By recording oral histories and organizing hundreds of archived materials on the geographic and ethnic region in Detroit, a story of a people and place that has yet to be told has begun to unfold. Stories laden with themes of race, gender, gentrification, nationalism, patriotism, and cultural continuity and change emerge that describe the successes and struggles of one of Detroit’s Asian American populations during the pre and post World War II eras. An exhibit on the same topic will open April 4, 2009 at the Detroit Historical Museum. (http://www.detroitchinatown.org)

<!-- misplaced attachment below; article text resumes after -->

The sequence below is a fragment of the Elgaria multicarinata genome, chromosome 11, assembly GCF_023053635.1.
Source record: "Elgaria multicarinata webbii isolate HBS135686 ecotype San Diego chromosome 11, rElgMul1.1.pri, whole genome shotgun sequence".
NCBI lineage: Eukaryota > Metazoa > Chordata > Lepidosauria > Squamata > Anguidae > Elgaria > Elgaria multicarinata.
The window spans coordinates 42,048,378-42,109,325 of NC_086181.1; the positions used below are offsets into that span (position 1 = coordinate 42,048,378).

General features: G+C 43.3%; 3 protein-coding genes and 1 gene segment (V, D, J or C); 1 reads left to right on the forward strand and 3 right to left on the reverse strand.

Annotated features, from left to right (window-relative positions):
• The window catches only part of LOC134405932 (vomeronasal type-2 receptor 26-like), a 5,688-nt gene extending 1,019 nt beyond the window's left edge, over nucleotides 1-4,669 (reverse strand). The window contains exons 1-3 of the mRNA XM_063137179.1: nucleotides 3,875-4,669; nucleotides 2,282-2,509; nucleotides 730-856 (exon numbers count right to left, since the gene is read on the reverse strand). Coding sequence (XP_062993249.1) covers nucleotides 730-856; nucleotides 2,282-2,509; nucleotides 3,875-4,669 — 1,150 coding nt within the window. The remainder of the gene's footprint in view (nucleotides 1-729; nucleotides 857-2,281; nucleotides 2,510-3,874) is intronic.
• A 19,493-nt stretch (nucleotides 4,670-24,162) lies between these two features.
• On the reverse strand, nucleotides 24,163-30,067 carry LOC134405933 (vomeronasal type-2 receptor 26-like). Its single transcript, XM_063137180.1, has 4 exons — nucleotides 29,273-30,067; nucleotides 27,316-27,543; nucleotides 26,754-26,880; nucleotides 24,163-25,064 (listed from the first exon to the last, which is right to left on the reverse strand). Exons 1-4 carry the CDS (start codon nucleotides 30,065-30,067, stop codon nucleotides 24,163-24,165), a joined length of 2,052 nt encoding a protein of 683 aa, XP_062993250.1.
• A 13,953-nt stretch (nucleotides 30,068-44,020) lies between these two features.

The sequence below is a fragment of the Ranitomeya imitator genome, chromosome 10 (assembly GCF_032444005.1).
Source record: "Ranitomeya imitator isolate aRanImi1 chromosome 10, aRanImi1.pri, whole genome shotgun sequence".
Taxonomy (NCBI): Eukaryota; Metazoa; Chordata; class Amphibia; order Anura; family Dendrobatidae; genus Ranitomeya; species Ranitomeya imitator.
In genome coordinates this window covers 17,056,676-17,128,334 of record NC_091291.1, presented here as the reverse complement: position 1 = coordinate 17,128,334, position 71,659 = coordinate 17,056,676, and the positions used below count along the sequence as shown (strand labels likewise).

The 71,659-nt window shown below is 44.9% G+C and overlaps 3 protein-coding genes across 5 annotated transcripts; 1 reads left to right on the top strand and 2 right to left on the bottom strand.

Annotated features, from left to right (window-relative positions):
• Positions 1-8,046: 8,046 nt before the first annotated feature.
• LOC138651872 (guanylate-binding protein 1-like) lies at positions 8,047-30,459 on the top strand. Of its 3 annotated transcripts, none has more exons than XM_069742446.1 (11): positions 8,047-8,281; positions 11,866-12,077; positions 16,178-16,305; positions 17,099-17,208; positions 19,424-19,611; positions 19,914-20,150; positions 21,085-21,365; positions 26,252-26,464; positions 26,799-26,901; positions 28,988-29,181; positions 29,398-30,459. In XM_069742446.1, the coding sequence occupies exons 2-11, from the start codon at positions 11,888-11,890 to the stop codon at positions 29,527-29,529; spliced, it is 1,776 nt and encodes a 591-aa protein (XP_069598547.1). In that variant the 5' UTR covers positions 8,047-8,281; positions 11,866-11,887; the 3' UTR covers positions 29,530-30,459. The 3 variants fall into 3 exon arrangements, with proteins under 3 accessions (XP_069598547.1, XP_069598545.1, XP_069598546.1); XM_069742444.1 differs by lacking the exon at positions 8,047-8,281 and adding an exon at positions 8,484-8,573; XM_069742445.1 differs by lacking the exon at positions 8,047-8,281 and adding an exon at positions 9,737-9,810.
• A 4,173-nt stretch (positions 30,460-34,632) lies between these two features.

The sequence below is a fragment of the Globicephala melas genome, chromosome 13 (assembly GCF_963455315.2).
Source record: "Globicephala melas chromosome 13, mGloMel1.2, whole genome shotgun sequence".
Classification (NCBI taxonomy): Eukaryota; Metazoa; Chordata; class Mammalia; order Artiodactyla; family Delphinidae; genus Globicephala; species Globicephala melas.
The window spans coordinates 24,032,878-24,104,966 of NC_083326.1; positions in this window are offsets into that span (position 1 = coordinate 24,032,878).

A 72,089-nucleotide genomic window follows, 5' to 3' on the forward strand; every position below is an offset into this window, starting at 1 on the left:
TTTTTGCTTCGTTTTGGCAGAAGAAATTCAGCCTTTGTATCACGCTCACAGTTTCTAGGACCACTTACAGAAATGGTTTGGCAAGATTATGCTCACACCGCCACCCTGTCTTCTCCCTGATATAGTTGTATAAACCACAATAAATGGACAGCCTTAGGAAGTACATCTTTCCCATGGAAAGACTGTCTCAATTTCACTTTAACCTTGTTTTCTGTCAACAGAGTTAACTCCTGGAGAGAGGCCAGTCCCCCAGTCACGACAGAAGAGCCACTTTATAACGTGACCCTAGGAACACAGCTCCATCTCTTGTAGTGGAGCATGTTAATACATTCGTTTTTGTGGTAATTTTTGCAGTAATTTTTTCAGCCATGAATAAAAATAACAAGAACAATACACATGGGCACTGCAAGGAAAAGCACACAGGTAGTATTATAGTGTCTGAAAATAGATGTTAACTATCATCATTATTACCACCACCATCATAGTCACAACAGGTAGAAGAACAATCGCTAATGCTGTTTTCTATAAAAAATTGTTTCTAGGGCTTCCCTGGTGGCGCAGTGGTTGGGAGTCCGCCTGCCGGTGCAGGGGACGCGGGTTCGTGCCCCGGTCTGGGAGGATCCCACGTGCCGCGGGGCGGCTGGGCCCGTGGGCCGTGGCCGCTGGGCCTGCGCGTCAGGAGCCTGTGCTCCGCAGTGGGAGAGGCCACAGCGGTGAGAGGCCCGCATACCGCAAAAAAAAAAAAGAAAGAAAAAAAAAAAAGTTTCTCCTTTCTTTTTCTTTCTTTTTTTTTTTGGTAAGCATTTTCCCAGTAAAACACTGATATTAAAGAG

Though a distinguishing characteristic of Detroit is its diverse population, not much is known of its first Chinese settlers. By recording oral histories and analyzing archived materials on the geographic and ethnic region once known as Detroit Chinatown, a story of people and place begins to emerge-stories laden with themes of race, gender, gentrification, nationalism, patriotism, and the question of cultural continuity in a multi-cultural urban environment. Situated in the historical currents of southeastern Michigan and the U.S. are the successes and struggles of one of Detroit’s Asian American populations during the pre and post World War II eras. An exhibit on the same topic will open in 2009 at the Detroit Historical Museum.